The hustle and bustle of modern life has made sitting down to three square meals a day nearly impossible for many Americans. So how are these hungry, time-pressed consum- ers filling their bellies? Increasingly, they’re reaching for energy, protein and health bars.
These functional foods are packaged in a convenient format and loaded with nutritious ingredients such as protein,
vitamins and/or minerals to give hungry consumers the boost
they need to get through the day.
Retail sales of energy and nutrition bars are expected to post
double-digit growth this year, surpassing $3.8 billion, according to market research firm Packaged Facts. But convenience
stores trail other retail formats when it comes to capturing
market share. Mass merchandisers account for 28% of energy
and nutrition bar sales and supermarkets and grocery stores
capture nearly a third of sales, according to Packaged Facts.
With just 12% of energy and nutrition bar sales, convenience
stores come in a distant third.
As consumers’ appetite for energy, protein, and health bars
continue to climb, convenience stores would do well to improve their product offers within this growing category.
SNACKING ON THE RISE
The rising popularity of protein, health and energy bars dovetails with several other trends among today’s busy consumers.
For starters they’re no longer gathering around the table to eat
laboriously prepared meals with their families.
“People eat differently today; they eat on the go,” said NACS
spokesman Jeff Lenard.
Once considered a bad habit, snacking is now how many
Americans eat a significant amount of the food they consume.
Nearly half of all eating by adults today occurs between meals,
OFFERING ENERGY, PROTEIN AND HEALTH, BARS CAN
IMPROVE YOUR STORE’S IMAGE, ATTRACT CUSTOMERS
AND KEEP THE CASH REGISTER RINGING.
and 44% of these snack breaks are done alone, market research firm the Hartman Group found.
To make on-the-go snacking easier, “the convenience store
customer is looking for food they can throw in their bag,” said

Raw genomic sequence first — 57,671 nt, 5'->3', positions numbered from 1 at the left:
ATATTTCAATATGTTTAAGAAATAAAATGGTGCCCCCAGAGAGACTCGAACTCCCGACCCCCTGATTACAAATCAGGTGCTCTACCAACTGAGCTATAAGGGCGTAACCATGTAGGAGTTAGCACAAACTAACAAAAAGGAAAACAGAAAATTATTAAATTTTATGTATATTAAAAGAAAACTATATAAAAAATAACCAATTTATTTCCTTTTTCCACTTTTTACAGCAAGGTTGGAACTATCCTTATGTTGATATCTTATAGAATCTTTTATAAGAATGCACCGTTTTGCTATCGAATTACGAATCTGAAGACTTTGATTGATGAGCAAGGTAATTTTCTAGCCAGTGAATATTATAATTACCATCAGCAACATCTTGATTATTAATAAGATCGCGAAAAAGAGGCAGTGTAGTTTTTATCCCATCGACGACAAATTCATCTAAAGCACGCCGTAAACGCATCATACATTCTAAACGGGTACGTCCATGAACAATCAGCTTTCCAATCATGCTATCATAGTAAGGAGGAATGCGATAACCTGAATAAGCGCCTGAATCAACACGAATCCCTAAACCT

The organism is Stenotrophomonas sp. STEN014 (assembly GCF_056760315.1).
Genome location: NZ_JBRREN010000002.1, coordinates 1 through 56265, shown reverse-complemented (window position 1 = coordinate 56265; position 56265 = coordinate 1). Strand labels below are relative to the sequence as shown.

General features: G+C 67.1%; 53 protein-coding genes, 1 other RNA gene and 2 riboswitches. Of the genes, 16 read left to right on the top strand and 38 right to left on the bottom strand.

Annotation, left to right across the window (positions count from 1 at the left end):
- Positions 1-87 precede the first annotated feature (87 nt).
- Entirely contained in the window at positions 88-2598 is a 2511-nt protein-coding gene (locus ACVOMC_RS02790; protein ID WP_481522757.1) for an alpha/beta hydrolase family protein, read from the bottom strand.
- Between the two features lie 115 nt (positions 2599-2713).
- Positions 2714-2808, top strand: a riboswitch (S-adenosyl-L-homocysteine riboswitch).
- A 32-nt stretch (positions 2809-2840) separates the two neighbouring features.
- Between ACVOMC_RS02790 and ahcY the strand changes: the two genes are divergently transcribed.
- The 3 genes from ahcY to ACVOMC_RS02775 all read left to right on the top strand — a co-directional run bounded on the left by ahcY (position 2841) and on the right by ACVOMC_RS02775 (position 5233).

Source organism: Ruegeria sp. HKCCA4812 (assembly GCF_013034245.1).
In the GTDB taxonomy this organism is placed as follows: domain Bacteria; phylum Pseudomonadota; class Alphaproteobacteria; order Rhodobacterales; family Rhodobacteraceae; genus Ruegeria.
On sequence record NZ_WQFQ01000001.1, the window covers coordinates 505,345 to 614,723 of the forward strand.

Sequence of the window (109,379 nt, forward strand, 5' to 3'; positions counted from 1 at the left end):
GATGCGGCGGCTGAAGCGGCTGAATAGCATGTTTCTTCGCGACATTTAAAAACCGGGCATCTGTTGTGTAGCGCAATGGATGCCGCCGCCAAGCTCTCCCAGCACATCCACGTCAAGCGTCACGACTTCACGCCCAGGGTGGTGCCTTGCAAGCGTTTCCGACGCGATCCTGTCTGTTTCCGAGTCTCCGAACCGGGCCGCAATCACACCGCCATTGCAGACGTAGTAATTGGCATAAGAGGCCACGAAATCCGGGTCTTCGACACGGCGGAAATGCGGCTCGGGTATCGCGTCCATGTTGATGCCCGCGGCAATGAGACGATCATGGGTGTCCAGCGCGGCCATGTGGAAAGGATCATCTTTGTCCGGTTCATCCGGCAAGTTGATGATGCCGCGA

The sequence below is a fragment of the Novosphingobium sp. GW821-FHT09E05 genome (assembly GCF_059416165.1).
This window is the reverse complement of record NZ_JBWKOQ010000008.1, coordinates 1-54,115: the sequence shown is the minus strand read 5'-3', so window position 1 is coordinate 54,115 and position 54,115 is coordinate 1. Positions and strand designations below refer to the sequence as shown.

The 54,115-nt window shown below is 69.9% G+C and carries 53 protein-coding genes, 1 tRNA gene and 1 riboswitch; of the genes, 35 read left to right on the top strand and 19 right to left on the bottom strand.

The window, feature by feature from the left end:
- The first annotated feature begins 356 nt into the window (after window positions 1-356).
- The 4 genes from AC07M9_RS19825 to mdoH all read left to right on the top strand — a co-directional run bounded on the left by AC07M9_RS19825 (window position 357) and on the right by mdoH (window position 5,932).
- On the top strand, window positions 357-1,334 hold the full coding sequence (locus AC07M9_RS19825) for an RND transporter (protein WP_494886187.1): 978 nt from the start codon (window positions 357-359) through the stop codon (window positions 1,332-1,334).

Lizanne Falsetto, CEO and founder of ThinkProducts, maker of the Think Thin line of nutrition bars, which includes 24
SKUs and began selling in 7-Eleven stores in January.
At the same time, consumers are growing increasingly
health conscious. They may be snacking more, but they’re also
being more careful about the foods they consume.
“Instead of having snacks traditionally thought of as a treat,
we’re seeing more consumers embrace the concept of good-for-you snacks,” Lenard said. “More in the way of fruits and
vegetables, more in the way of jerky — and particularly energy,
protein and health bars because they can give you a quick meal
replacement that’s not going to make you seek out something
else that may not fit your nutritional goals.”
A GOOD FIT
Convenience stores are well positioned to take advantage of
the snacking trend with sales and brand image both potential-
ly benefitting from energy, protein and health bars in particu-
lar. Though bars can be consumed any time of day, many con-
sumers choose to stock up on snacks in the morning.
“Forty-one percent of consumers who buy a snack during
the breakfast daypart are buying energy bars or a bar of some
type,” said Karin Thrift, director of sales for Clif, maker of
products including Clif Bar energy bars, Clif Builders protein
bars and Luna nutrition bars.
As the first stop of the day for many consumers, conve-
nience stores could increase basket size by convincing shop-
pers to pick up a bar when they fill their tank or grab their
BY JAMIE HARTFORD